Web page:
UFC 169: Featherweight King Jose Aldo Looking Forward to Bout with Ricardo Lamas

Duane Finley@duanefinleymmaContributor IJanuary 31, 2014

Jose Aldo, from Brazil, right, and Chan Sung Jung, from South Korea, battle during their UFC 163 mixed martial arts Featherweight Championship bout in Rio de Janeiro, Brazil, Sunday, Aug. 4, 2013. Aldo defeated Jung and kept his Championship belt. (AP Photo/Felipe Dana)
Felipe Dana/Associated Press

The numbers are beginning to pile up for featherweight champion Jose Aldo.

The reigning 145-pound king has defeated the last 16 men who have stood across from him inside the cage, and the majority of them have been disposed of in brutal fashion. The 27-year-old is notorious for making highlight-reel material out of his competition and has used a complex blend of speed, power and accuracy to get the job done.

Surging contender Cub Swanson met his end via double flying knee.

Team Alpha Male standout Chad Mendes made the slightest of mistakes as he shot in for a takedown and woke up to see Aldo crowd surfing through the frenzied masses in Rio de Janeiro.

Most recently it was Chan Sung Jung who fell victim as his body literally gave out, and with his right shoulder dangling, Aldo unleashed a vicious flurry of kicks to the the injured area until the "Korean Zombie" curled up in a defensive shell. 

Feb 2, 2013; Las Vegas, NV, USA; Frankie Edgar (left) and Jose Aldo (right) battle each other during UFC 156 at the Mandalay Bay Events Center. Mandatory Credit: Gary A. Vasquez-USA TODAY Sports
Gary A. Vasquez-USA TODAY Sports

What Aldo brings to the table is rare, and he's continued to evolve at a pace that is undoubtedly frightening to the opposition. That said, it hasn't been all smooth sailing for the Nova Uniao fighter. There have been a handful of fighters who have taken the Brazilian phenom to the distance, but none have exposed any glaring weaknesses in his game.

This is due in large part to Aldo's refusal to rest on past successes and his drive to become the best fighter to ever step inside the cage.

"I am in the gym training every day to be the best," Aldo told Bleacher Report. "My opponents change, but that doesn't change my work ethic or my drive to be the best fighter I can be. I want to be the best fighter I possibly can be and that requires working everyday inside the gym. I want to keep breaking records and become the best fighter in the world. I want to keep putting on exciting fights for the fans and help bring mixed martial arts to a new level."

The next fighter to oppose his featherweight throne will be Ricardo Lamas this Saturday night at UFC 169. "The Bully" has been a ready-made contender for the past two years but has been forced to watch the promotion tip several of his peers to get the title shot he's been seeking for so long.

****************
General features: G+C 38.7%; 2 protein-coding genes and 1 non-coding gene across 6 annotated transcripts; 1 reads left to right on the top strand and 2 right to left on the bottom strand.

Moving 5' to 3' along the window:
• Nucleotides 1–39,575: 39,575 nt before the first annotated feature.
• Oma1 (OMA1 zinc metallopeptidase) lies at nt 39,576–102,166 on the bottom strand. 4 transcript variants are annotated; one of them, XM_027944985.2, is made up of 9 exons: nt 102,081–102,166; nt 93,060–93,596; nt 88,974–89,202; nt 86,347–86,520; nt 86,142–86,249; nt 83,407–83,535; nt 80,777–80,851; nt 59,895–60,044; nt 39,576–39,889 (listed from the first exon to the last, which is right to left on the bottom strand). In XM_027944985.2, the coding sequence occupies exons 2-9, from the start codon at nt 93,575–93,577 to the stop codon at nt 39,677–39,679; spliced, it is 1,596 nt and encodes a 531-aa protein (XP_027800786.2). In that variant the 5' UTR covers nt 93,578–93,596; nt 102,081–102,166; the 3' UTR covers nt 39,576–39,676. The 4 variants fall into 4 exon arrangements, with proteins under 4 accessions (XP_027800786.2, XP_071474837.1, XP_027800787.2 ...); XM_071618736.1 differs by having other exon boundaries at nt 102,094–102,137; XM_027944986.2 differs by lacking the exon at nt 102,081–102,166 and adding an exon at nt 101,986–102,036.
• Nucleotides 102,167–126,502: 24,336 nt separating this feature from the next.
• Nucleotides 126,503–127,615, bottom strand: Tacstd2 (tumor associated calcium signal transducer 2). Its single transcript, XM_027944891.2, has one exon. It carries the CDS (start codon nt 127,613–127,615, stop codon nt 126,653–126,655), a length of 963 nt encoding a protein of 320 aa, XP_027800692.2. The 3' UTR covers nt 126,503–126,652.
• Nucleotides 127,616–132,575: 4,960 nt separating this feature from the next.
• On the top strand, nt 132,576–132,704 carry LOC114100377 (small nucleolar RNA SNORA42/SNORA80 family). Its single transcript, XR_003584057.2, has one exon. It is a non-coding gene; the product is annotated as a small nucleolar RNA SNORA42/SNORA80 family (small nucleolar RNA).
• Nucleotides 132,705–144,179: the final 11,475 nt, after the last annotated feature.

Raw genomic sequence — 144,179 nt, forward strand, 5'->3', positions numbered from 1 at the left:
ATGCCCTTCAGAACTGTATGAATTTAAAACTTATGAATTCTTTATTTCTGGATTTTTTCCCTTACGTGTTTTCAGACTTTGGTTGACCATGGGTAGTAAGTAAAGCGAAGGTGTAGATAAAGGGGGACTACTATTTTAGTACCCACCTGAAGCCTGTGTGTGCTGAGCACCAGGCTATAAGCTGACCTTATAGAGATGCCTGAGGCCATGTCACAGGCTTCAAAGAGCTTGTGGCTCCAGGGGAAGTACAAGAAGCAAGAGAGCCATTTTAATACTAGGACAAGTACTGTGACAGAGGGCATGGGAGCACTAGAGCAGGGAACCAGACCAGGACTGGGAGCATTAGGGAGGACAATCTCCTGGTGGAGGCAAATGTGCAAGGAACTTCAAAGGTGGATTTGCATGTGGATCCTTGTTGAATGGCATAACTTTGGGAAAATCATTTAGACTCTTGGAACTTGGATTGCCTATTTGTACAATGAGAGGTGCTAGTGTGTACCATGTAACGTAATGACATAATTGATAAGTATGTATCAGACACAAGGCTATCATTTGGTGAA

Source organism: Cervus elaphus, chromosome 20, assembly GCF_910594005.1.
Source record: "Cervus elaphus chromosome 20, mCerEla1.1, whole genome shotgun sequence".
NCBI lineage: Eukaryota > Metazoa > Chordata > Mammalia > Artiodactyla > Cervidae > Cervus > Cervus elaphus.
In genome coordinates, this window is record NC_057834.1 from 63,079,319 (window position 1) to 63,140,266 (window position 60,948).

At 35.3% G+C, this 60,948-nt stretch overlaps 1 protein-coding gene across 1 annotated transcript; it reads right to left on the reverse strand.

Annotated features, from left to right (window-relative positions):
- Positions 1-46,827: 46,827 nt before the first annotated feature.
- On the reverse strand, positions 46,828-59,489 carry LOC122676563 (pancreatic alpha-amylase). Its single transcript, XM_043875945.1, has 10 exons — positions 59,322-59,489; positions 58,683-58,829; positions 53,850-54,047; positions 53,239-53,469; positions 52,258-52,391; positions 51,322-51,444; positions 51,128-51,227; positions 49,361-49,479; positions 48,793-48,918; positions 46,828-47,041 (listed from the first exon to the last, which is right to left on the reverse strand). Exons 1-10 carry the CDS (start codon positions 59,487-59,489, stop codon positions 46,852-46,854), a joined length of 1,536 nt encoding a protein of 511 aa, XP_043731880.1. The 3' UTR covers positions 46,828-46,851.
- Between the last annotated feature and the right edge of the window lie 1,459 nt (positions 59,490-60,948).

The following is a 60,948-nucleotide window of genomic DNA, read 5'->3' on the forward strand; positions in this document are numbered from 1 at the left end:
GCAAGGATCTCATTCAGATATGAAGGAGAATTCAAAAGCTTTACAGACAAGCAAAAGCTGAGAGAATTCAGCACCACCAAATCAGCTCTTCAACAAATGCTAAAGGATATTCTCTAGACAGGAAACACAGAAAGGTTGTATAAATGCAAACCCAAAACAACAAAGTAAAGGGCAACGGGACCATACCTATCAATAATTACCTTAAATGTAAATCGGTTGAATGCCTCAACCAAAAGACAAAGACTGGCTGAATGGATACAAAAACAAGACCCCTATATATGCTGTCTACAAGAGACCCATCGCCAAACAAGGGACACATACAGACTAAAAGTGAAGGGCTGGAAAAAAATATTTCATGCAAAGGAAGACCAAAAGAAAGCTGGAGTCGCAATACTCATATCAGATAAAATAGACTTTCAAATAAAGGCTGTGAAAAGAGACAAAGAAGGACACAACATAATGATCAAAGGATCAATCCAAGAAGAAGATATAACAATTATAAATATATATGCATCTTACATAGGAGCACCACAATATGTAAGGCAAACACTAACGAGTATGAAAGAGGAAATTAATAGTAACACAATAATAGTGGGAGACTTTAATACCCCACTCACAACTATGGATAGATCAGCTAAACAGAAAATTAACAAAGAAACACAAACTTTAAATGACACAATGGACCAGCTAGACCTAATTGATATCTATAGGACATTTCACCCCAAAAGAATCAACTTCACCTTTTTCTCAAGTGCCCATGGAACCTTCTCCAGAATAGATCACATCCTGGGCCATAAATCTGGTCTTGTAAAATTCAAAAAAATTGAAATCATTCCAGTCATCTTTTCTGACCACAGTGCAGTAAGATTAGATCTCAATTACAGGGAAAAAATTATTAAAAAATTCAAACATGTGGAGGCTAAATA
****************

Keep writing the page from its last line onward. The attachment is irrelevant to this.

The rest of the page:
Since dropping to featherweight in 2011, the Chicago native has picked up four consecutive victories over a crop of top-level competition. In his most recent outing against former No. 1 contender Erik Koch at UFC on Fox 6, Lamas obliterated the Duke Roufus product with a brutal display of ground-and-pound that left Koch a battered and bloody mess on the canvas.

Immediately following his win in Chicago, it appeared as if Lamas would receive the next shot at Aldo's title, but that is not how things played out, and his wait continued. That said, while he was sitting on the sidelines watching other fighters pass him up for title opportunities, that didn't stop him from endlessly campaigning for a shot of his own.

Feb 2, 2013; Las Vegas, NV, USA; Jose Aldo (right) push kicks Frankie Edgar (left) during UFC 156 at the Mandalay Bay Events Center. Mandatory Credit: Gary A. Vasquez-USA TODAY Sports
Gary A. Vasquez-USA TODAY Sports

Nevertheless, the call to face Aldo eventually came, and he'll finally get the chance he's been waiting for this Saturday night. 

"I don't care how Lamas got here," Aldo said. "He spoke up a lot and did what he had to do to get the fight. Basically his job is to promote himself, and he did a good job because he got the fight he wanted. It doesn't really matter to me how he got here. But he is a good fighter, though, and I'm definitely prepared to handle what he brings to the cage."

While Aldo and Lamas are prepared to square off in the co-main event at UFC 169, there has been plenty of talk hovering of a potential "Super Fight" in the near future. The long-time featherweight title holder was originally slated to mix it up with then-No. 1 lightweight contender Anthony Pettis in a highly anticipated showdown this past summer, until an injury forced "Showtime" off the card entirely.

The Milwaukee native eventually healed up and defeated Benson Henderson to take the lightweight strap at UFC 164 back in August, but talk of a matchup between two of the elite strikers in the game has never died down. Yet, while fans are still clamoring to see Aldo and Pettis step into the Octagon to do battle, the featherweight champion refuses to break focus on the tough task ahead in Lamas.

"I don't really care about what people say right now," Aldo said. "My focus is on the fight on Saturday. I have to win that fight first then we'll talk about what comes next after this fight is over. So people can talk a lot about which fight they would like to see or who they would like to see me fight, but the only fight that matters to me right now is Ricardo Lamas on Saturday. It doesn't really matter to me. My focus is on Lamas and the fight I have on Saturday night."

Duane Finley is a featured columnist for Bleacher Report. All quotes are obtained firsthand unless noted otherwise. 


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